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With the following macro:

#define ASSERT_IF_TEMP(expr) static_assert(?, "Is temporary!");

What should I put for question mark?

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4  
The result of an expression is always a temporary. –  nbt May 24 '11 at 8:51
3  
@Clinton: Can you elaborate why you want to do this? –  Björn Pollex May 24 '11 at 8:57
3  
@Neil: Nonsense. If I have a char* ptr = some_pointer();, then the expression *ptr is an lvalue. –  Lightness Races in Orbit May 24 '11 at 8:57
4  
@Neil Butterworth For some definition of temporary. From a practical point of view, temporary corresponds to what the standard calls an rvalue, and the result of some expressions are lvalues. –  James Kanze May 24 '11 at 8:59
    
you could assert that something is temporary if in the stack (esp + offset) and not the heap ? –  Julio Guerra May 24 '11 at 9:17

2 Answers 2

up vote 3 down vote accepted

First we should clarify: What do you mean by "temporary"?

Many people mean different things when they say temporary. Technically, int() is not a temporary, but most people will include them into their own meaning of that term. Technically, given std::string s;, then move(s) isn't a temporary either, but you may want to treat it as one with your macro.

The first kind of "temporaries" I mentioned above are really "prvalue expressions". Those are the std::string("foo") or int() kind of things, but not the move(s) and also (for sure) not the s kind of things. The decltype operator yields a non-reference type for the first kind of "temporaries" I talked about above. For the second kind, move(s), which are xvalues, it will yield an rvalue reference. And for the "non-temporaries", i.e the s cases, it will yield an lvalue reference.

So to summarize, I will define three precise macros, and you can choose from them

#define IS_LVALUE(...) std::is_lvalue_reference<decltype((__VA_ARGS__))>::value
#define IS_XVALUE(...) std::is_rvalue_reference<decltype((__VA_ARGS__))>::value
#define IS_PRVALUE(...) !std::is_reference<decltype((__VA_ARGS__))>::value
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Thanks for the very detailed answer. I'm actually looking for prvalues, as this can have copies elided by wrapping them in lambda's (hence delaying their evaluation) before passing them to functions. Doing this for other things I believe is a waste of time. –  Clinton May 25 '11 at 1:40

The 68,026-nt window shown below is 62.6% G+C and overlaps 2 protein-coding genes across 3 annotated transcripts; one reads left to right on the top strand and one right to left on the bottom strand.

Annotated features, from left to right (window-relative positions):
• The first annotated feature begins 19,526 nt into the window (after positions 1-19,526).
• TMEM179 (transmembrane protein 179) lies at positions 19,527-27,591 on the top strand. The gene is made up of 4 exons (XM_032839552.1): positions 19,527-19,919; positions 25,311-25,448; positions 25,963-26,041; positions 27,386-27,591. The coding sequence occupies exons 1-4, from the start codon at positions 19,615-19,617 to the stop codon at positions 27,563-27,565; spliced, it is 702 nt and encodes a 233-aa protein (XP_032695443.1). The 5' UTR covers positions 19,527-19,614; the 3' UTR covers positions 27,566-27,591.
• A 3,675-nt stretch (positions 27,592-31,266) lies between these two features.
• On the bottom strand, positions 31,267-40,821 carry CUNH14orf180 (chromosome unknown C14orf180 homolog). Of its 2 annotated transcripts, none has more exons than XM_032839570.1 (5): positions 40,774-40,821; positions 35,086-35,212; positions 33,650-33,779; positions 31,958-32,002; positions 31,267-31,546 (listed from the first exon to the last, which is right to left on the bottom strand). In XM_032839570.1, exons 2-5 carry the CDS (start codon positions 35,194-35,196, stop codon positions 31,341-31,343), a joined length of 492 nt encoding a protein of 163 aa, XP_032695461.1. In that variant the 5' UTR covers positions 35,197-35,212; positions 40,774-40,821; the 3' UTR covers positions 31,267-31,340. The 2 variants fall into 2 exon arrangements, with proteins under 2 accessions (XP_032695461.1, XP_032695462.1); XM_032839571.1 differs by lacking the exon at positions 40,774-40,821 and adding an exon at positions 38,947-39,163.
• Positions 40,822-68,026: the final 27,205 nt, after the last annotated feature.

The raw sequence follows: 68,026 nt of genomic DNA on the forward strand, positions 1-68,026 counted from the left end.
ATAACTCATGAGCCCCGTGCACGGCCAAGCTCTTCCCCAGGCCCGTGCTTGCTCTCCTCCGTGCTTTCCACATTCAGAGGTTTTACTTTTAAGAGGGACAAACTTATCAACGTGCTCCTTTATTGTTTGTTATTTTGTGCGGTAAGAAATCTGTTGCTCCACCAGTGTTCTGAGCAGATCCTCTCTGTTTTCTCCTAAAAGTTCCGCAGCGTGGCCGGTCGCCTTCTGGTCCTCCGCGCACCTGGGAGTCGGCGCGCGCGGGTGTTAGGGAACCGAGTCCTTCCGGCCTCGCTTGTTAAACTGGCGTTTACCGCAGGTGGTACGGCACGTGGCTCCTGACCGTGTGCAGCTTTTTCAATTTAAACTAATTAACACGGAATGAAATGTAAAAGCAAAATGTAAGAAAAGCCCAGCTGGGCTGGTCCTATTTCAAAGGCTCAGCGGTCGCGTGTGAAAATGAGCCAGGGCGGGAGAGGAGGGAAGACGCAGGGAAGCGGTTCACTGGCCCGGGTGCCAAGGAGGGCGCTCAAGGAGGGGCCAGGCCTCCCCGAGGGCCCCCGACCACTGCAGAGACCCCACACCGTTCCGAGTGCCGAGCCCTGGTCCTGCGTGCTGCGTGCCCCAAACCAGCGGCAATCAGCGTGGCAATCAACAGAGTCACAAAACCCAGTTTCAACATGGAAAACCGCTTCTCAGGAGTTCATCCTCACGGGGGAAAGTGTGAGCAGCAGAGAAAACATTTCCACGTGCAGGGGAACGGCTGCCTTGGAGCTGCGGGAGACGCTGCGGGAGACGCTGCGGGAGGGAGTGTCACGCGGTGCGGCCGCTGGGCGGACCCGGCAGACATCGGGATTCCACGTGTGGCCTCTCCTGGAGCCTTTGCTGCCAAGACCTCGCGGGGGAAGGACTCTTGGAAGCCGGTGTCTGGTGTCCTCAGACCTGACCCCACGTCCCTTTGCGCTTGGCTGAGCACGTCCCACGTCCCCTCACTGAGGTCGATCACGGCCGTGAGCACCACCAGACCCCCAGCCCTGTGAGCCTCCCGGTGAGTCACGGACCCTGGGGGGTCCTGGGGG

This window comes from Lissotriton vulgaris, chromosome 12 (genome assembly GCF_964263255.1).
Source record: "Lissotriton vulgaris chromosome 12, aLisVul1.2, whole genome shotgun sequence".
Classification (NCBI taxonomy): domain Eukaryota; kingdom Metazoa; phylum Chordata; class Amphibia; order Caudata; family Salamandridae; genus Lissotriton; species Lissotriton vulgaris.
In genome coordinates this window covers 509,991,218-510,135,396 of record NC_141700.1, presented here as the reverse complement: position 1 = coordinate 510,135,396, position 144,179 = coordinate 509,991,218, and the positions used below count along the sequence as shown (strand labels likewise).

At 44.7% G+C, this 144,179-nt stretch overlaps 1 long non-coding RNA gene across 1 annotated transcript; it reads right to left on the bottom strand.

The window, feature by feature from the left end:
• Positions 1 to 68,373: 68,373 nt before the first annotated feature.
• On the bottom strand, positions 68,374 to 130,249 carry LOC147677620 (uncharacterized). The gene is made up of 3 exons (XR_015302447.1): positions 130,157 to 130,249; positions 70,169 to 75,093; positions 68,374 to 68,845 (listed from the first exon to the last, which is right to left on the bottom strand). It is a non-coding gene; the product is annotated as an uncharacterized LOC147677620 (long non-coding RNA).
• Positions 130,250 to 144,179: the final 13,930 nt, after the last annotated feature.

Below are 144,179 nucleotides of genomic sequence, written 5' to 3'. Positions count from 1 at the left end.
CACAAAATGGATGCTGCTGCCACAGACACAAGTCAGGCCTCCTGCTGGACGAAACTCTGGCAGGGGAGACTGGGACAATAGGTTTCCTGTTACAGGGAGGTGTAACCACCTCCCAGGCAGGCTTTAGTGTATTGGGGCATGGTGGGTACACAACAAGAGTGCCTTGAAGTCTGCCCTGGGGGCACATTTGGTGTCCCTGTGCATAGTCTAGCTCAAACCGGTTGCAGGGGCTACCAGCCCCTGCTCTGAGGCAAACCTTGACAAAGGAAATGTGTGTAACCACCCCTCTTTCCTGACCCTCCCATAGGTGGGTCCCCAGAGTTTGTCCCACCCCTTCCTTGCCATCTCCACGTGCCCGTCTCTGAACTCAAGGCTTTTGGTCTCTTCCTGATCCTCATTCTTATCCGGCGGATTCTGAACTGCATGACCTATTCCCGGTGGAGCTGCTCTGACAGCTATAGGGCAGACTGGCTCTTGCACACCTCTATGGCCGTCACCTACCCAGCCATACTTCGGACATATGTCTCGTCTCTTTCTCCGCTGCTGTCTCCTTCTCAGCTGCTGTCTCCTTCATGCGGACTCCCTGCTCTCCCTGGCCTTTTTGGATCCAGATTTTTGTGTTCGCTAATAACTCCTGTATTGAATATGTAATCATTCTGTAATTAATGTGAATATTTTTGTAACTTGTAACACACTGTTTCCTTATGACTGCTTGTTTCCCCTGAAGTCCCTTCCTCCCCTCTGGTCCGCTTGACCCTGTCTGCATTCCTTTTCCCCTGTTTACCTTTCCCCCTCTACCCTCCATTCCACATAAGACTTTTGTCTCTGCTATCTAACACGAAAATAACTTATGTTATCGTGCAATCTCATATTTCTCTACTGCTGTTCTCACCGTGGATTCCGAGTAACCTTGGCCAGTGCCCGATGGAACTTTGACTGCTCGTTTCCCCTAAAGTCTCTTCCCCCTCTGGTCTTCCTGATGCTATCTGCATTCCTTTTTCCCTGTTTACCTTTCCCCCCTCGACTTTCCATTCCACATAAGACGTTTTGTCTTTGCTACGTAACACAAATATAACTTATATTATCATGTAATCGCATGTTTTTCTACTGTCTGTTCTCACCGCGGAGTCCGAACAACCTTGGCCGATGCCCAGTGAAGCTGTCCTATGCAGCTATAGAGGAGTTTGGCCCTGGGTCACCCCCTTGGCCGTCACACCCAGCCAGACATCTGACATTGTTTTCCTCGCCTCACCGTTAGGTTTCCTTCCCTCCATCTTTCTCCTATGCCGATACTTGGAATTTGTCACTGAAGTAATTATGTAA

Is there a way to tell the difference between std::move(x) and std::move(X())? (the latter benefiting from delayed evaluation). –  Clinton May 25 '11 at 2:18

EDIT

I realized that my approach does exactly the same thing as the code you said did not work, only logically inverted:

std::is_lvalue_reference<decltype((expr))>::value

Could you elaborate as to exactly in what kind of a situation it works against your expectations?


You can exploit the reference-collapsing rules like this:

std::is_rvalue_reference<decltype((expr))&&>::value

If expr is an lvalue of some (possibly const) type T, decltype((expr)) will resolve to T&, and T& && will collapse back to T&.

Otherwise, if expr is an xvalue of some type T, decltype((expr)) will be T&&, and T&& && will reduce to just T&&.

Otherwise, expr will be a prvalue of some type T, decltype((expr)) will yield T, and thus the whole type will be T&&.

Examples:

template <typename T>
struct is_rvalue : std::is_rvalue_reference<T&&>
{};

struct x {};
x a; const x b{};

static_assert(is_rvalue<decltype((x()))>::value, "x() is an rvalue");
static_assert(!is_rvalue<decltype((a))>::value, "a is an lvalue");
static_assert(!is_rvalue<decltype((b))>::value, "b is an lvalue");
static_assert(is_rvalue<decltype((std::move(a))>::value, "std::move(a) is an rvalue");
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